Stormwater Runoff

When precipitation falls on roads, streets, rooftops and sidewalks, it can push harmful pollutants like fertilizer, pet waste, chemical contaminants and litter into the nearest waterway.

FAQ

  • What is stormwater runoff?

    Stormwater runoff is precipitation in an urban or suburban area that does not evaporate or soak into the ground but instead runs across the land and into the nearest waterway.

  • What can be done to ease the effects of development?

    There are many low-impact development techniques that can be installed around homes and buildings. Rain gardens, porous pavement and green roofs are a few techniques that will help reduce pollution from developed areas.

  • What are impervious surfaces?

    Impervious surfaces are paved or hardened surfaces that do not allow water to pass through. Roads, rooftops, sidewalks, pools, patios and parking lots are all impervious surfaces.

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Terms

  • Chemical contaminants

    Pesticides, pharmaceuticals, metals and other toxic substances that can harm the health of both humans and wildlife.

  • Erosion

    The disruption or movement of soil by wind, water or ice, occurring naturally or as a result of land use practices.

  • Impervious

    A hardened surface or area that does not allow water to pass through. For example, roads, rooftops, driveways, sidewalks, pools, patios and parking lots are all impervious surfaces.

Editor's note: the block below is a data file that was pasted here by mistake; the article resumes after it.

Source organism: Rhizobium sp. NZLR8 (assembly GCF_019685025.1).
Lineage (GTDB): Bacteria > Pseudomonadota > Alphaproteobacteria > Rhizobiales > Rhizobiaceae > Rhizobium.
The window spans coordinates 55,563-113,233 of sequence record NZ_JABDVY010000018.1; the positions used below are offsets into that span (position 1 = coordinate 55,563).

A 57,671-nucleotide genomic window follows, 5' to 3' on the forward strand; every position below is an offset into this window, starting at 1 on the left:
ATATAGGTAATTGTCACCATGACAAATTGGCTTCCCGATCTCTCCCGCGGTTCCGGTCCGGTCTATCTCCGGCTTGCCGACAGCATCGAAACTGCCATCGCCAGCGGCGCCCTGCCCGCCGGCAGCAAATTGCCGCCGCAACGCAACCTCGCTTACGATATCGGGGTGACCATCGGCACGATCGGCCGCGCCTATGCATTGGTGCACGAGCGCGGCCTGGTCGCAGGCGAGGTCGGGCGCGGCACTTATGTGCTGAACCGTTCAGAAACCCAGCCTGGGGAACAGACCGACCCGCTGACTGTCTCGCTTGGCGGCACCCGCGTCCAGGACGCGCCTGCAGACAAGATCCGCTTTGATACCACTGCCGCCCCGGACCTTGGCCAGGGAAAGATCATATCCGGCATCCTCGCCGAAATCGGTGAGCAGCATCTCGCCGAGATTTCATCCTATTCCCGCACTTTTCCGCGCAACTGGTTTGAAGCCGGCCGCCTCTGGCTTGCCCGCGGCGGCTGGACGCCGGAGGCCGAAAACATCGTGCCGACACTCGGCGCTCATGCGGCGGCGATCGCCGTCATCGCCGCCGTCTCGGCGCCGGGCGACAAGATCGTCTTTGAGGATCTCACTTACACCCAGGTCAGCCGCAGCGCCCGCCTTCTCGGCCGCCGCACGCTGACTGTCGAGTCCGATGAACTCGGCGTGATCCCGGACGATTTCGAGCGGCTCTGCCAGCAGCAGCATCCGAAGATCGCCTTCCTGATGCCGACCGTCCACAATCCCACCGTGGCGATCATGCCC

• Nutrients

    Chemicals that plants and animals need to grow and survive but, in excess amounts, can harm aquatic environments. Elevated levels of the nutrients nitrogen and phosphorous are the main cause of poor water quality in the Chesapeake Bay.

  • Pollution

    The introduction of harmful substances or products into the environment.

  • Precipitation

    Rain, snow, sleet or hail that falls to the ground.

  • Sediment

    Loose particles of sand, silt and clay that settle on the bottom of rivers, lakes, estuaries and oceans. Suspended sediment pushed into the water by erosion is one of the biggest impairments to water quality in the Chesapeake Bay.

  • Stormwater

    Any precipitation in an urban or suburban area that does not evaporate or soak into the ground, but instead collects and flows into storm drains, rivers and streams. Stormwater is also called urban stormwater, stormwater runoff and polluted runoff. Increased development across the Chesapeake Bay watershed has made stormwater the fastest growing source of pollution to the Bay and its rivers and streams.

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